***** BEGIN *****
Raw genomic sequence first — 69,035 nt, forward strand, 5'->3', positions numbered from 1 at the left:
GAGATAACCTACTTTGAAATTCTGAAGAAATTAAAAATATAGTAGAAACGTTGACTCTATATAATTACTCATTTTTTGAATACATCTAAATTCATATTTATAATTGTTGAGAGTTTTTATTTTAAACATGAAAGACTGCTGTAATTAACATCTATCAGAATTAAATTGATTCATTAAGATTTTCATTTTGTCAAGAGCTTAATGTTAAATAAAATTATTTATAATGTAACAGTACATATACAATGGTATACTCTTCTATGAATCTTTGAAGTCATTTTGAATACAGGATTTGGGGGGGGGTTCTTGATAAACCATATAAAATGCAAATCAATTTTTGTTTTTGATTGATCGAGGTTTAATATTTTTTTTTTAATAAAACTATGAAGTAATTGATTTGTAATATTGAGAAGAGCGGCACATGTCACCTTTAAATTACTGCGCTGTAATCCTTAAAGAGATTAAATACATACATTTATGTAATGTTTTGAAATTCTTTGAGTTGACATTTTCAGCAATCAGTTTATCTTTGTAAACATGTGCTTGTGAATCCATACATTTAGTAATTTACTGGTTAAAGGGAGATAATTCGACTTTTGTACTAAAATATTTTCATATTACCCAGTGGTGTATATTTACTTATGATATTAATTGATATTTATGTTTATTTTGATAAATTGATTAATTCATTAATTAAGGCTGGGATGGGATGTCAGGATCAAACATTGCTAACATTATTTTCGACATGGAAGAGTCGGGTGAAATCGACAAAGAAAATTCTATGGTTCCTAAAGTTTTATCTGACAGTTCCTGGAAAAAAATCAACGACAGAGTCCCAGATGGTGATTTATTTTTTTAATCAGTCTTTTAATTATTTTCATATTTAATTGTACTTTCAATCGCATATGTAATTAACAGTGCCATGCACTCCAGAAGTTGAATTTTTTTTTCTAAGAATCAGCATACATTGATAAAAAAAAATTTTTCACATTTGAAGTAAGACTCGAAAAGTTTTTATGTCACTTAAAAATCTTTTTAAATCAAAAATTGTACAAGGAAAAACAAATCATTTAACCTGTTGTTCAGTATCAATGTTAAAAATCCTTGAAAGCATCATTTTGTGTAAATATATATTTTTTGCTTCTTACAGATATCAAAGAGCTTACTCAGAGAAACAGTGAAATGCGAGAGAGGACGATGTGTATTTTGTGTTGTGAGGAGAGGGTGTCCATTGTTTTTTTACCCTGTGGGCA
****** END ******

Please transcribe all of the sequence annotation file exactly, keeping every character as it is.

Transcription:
Raw genomic sequence first — 69,035 nt, forward strand, 5'->3', positions numbered from 1 at the left:
GAGATAACCTACTTTGAAATTCTGAAGAAATTAAAAATATAGTAGAAACGTTGACTCTATATAATTACTCATTTTTTGAATACATCTAAATTCATATTTATAATTGTTGAGAGTTTTTATTTTAAACATGAAAGACTGCTGTAATTAACATCTATCAGAATTAAATTGATTCATTAAGATTTTCATTTTGTCAAGAGCTTAATGTTAAATAAAATTATTTATAATGTAACAGTACATATACAATGGTATACTCTTCTATGAATCTTTGAAGTCATTTTGAATACAGGATTTGGGGGGGGGTTCTTGATAAACCATATAAAATGCAAATCAATTTTTGTTTTTGATTGATCGAGGTTTAATATTTTTTTTTTAATAAAACTATGAAGTAATTGATTTGTAATATTGAGAAGAGCGGCACATGTCACCTTTAAATTACTGCGCTGTAATCCTTAAAGAGATTAAATACATACATTTATGTAATGTTTTGAAATTCTTTGAGTTGACATTTTCAGCAATCAGTTTATCTTTGTAAACATGTGCTTGTGAATCCATACATTTAGTAATTTACTGGTTAAAGGGAGATAATTCGACTTTTGTACTAAAATATTTTCATATTACCCAGTGGTGTATATTTACTTATGATATTAATTGATATTTATGTTTATTTTGATAAATTGATTAATTCATTAATTAAGGCTGGGATGGGATGTCAGGATCAAACATTGCTAACATTATTTTCGACATGGAAGAGTCGGGTGAAATCGACAAAGAAAATTCTATGGTTCCTAAAGTTTTATCTGACAGTTCCTGGAAAAAAATCAACGACAGAGTCCCAGATGGTGATTTATTTTTTTAATCAGTCTTTTAATTATTTTCATATTTAATTGTACTTTCAATCGCATATGTAATTAACAGTGCCATGCACTCCAGAAGTTGAATTTTTTTTTCTAAGAATCAGCATACATTGATAAAAAAAAATTTTTCACATTTGAAGTAAGACTCGAAAAGTTTTTATGTCACTTAAAAATCTTTTTAAATCAAAAATTGTACAAGGAAAAACAAATCATTTAACCTGTTGTTCAGTATCAATGTTAAAAATCCTTGAAAGCATCATTTTGTGTAAATATATATTTTTTGCTTCTTACAGATATCAAAGAGCTTACTCAGAGAAACAGTGAAATGCGAGAGAGGACGATGTGTATTTTGTGTTGTGAGGAGAGGGTGTCCATTGTTTTTTTACCCTGTGGGCA